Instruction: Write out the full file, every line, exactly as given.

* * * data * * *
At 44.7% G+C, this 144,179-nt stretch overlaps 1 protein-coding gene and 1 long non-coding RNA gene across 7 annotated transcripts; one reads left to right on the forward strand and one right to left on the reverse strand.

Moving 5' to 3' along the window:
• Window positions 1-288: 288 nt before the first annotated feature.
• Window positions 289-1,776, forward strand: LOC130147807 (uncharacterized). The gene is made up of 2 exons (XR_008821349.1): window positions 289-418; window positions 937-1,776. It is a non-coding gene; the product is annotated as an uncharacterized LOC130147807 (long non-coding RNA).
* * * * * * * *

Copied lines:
At 44.7% G+C, this 144,179-nt stretch overlaps 1 protein-coding gene and 1 long non-coding RNA gene across 7 annotated transcripts; one reads left to right on the forward strand and one right to left on the reverse strand.

Moving 5' to 3' along the window:
• Window positions 1-288: 288 nt before the first annotated feature.
• Window positions 289-1,776, forward strand: LOC130147807 (uncharacterized). The gene is made up of 2 exons (XR_008821349.1): window positions 289-418; window positions 937-1,776. It is a non-coding gene; the product is annotated as an uncharacterized LOC130147807 (long non-coding RNA).